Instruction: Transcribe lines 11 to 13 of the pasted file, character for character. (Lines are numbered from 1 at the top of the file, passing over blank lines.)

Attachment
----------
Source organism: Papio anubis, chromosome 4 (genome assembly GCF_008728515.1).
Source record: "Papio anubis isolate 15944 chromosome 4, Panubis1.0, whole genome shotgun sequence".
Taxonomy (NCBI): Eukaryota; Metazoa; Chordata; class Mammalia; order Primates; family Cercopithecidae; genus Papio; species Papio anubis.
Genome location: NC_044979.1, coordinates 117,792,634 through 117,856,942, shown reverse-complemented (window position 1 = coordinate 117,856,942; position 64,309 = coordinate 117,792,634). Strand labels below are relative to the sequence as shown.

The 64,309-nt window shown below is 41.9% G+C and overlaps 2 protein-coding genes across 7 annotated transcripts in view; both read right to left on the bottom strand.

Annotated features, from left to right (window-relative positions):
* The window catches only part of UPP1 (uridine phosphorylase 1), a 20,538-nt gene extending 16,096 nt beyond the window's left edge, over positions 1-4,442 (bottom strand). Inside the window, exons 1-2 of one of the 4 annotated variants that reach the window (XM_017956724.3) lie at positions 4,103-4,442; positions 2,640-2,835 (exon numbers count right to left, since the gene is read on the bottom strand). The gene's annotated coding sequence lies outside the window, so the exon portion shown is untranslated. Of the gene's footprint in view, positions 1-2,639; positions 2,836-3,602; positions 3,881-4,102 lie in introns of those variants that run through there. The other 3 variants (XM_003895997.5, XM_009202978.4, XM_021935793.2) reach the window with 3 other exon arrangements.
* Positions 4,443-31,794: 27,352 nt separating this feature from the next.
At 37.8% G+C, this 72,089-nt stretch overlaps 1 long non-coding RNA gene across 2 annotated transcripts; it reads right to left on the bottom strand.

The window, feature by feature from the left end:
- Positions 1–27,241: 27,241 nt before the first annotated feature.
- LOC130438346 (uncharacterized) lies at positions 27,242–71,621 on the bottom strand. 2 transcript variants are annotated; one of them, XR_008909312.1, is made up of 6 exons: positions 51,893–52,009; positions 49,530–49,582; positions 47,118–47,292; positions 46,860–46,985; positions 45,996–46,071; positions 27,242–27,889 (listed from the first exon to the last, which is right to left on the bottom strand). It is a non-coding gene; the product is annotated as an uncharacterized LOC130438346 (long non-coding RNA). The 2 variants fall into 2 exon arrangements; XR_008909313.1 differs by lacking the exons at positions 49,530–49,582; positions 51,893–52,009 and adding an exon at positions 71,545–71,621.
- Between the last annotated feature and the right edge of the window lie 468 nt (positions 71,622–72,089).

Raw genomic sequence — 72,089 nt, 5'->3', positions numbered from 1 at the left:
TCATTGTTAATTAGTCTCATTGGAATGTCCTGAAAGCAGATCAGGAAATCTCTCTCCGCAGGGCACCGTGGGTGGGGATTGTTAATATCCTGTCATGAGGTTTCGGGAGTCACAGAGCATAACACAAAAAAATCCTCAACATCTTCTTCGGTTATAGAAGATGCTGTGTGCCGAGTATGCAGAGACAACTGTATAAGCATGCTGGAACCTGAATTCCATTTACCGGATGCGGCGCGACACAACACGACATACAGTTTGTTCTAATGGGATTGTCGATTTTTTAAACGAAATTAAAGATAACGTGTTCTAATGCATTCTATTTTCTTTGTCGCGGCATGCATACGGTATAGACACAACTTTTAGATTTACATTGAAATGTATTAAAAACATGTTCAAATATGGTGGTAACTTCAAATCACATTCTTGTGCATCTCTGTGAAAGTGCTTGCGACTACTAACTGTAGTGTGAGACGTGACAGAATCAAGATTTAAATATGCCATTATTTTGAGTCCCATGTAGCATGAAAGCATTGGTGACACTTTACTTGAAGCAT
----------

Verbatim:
- Positions 1–27,241: 27,241 nt before the first annotated feature.
- LOC130438346 (uncharacterized) lies at positions 27,242–71,621 on the bottom strand. 2 transcript variants are annotated; one of them, XR_008909312.1, is made up of 6 exons: positions 51,893–52,009; positions 49,530–49,582; positions 47,118–47,292; positions 46,860–46,985; positions 45,996–46,071; positions 27,242–27,889 (listed from the first exon to the last, which is right to left on the bottom strand). It is a non-coding gene; the product is annotated as an uncharacterized LOC130438346 (long non-coding RNA). The 2 variants fall into 2 exon arrangements; XR_008909313.1 differs by lacking the exons at positions 49,530–49,582; positions 51,893–52,009 and adding an exon at positions 71,545–71,621.
- Between the last annotated feature and the right edge of the window lie 468 nt (positions 71,622–72,089).